The Federal Communications Commission announced Wednesday that it blocked a privacy rule adopted by the commission past year that would have required internet service providers to get permission before collecting sensitive information from customers. And this month, Pai is publishing the text of all six items - expanding the transparency measures he began last month.
The rules aimed to protect personal consumer data. Democrat Mignon Clyburn voted against halting the rules. However, he said if the FCC didn't have a vote, then he'd order the relevant bureau within the FCC to simply issue the stay instead, which it now appears to have done.
NCTA, a trade group representing internet service providers, countered that consumers will benefit from a uniform set of privacy protections.
"The federal government shouldn't favor one set of companies over another-and certainly not when it comes to a marketplace as dynamic as the internet", said FCC Chairman Ajit Pai in a joint statement on Wednesday with Federal Trade Commission Acting Chairman Maureen K. Ohlhausen. "The FTC had proven to be an effective cop on the beat for safeguarding digital privacy". The data security rule was supposed to go into effect on March 2. "Today's stay will also ensure that ISPs and other telecommunications carriers do not incur substantial and unnecessary compliance costs while the Commission considers modifications to the rule".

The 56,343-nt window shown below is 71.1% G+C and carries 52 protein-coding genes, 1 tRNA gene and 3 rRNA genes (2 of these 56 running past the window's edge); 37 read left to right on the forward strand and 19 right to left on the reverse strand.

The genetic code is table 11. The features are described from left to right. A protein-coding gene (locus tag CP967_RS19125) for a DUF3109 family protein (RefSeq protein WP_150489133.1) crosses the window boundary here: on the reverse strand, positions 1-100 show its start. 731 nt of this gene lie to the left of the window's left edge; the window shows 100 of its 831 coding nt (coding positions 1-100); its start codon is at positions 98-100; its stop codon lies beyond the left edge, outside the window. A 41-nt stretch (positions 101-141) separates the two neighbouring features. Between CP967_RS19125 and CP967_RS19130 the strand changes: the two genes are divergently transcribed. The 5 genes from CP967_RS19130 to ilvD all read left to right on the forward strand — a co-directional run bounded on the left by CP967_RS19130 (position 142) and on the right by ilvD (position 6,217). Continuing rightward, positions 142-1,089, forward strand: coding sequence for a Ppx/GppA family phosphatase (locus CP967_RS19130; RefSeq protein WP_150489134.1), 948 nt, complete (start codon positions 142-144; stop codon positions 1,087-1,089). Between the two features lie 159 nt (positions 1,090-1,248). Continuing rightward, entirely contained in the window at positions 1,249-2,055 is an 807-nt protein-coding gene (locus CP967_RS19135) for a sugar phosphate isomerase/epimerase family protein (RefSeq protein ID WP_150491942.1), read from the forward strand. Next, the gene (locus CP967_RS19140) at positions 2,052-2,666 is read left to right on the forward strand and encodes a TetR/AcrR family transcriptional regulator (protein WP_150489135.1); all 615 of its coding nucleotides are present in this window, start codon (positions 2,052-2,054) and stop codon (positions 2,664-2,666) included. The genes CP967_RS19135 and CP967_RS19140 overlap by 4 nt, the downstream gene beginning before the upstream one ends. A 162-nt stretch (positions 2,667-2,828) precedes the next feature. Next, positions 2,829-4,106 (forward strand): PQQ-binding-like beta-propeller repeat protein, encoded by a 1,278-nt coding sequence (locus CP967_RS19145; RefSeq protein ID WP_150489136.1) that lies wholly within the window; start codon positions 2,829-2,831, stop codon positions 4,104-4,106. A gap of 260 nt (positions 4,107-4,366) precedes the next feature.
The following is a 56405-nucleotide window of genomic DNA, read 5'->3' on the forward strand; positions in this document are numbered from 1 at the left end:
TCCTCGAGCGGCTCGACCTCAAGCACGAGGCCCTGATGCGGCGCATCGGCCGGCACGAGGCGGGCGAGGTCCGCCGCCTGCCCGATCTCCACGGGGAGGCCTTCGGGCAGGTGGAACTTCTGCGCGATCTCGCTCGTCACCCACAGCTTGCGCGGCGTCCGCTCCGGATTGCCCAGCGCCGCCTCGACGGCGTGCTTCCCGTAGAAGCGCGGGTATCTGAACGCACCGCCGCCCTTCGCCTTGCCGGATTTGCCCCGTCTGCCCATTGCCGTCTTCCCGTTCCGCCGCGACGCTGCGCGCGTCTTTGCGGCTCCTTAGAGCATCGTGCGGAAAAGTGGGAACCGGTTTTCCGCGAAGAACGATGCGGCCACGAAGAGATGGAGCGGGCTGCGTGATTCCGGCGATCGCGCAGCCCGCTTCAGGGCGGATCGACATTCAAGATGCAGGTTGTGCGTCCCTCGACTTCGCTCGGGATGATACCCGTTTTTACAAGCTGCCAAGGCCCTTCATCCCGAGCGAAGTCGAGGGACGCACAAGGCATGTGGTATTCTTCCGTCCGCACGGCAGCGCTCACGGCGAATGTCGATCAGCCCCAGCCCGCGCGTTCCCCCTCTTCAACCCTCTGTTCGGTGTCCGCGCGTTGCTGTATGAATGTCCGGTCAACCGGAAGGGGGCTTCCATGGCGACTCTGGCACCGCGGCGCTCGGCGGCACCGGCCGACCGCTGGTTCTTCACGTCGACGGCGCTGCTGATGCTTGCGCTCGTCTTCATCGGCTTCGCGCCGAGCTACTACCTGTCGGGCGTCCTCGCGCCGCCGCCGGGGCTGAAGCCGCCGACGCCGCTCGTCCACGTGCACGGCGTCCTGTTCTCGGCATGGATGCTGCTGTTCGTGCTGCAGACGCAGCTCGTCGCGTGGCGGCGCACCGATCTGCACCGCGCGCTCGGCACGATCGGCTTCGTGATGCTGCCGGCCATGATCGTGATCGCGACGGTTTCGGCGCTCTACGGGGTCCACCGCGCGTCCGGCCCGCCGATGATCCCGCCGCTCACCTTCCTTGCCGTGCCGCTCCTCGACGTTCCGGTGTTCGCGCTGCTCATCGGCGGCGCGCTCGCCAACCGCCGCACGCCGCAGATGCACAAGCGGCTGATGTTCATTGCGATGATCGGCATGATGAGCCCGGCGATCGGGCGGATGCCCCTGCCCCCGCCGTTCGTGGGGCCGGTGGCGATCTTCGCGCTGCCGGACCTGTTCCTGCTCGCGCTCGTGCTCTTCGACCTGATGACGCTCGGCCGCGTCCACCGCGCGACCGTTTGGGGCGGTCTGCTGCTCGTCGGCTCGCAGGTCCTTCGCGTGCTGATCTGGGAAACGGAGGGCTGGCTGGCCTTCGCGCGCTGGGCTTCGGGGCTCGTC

"This elimination of basic data security rules gives ISPs a free ride while online services and other edge providers are still required to take reasonable measures to protect their customers' information under the FTC's framework".
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According to CNET, Pai and Maureen Ohlhausen, the USA consumer protection agency's acting chairwoman, said that the FTC, and not the FCC, should regulate all privacy and data security practices online.
Pai says robocalls are "the top source of consumer complaints to the FCC" and points out that they're often scams. "We believe that the best way to do that is through a comprehensive and consistent framework". After all, Americans care about the overall privacy of their information when they use the Internet, and they shouldn't have to be lawyers or engineers to figure out if their information is protected differently depending on which part of the Internet holds it. "It did not serve consumers' interests to abandon this longstanding, bipartisan, successful approach".
"Some Congressional leaders are already threatening to repeal the entire broadband privacy rule using the Congressional Review Act which prevents the FCC from ever creating privacy rules in the future".
MacCleery said the Consumer Reports had "heard from more than 50,000 consumers who support these rules through petitions and comments directly to the FCC".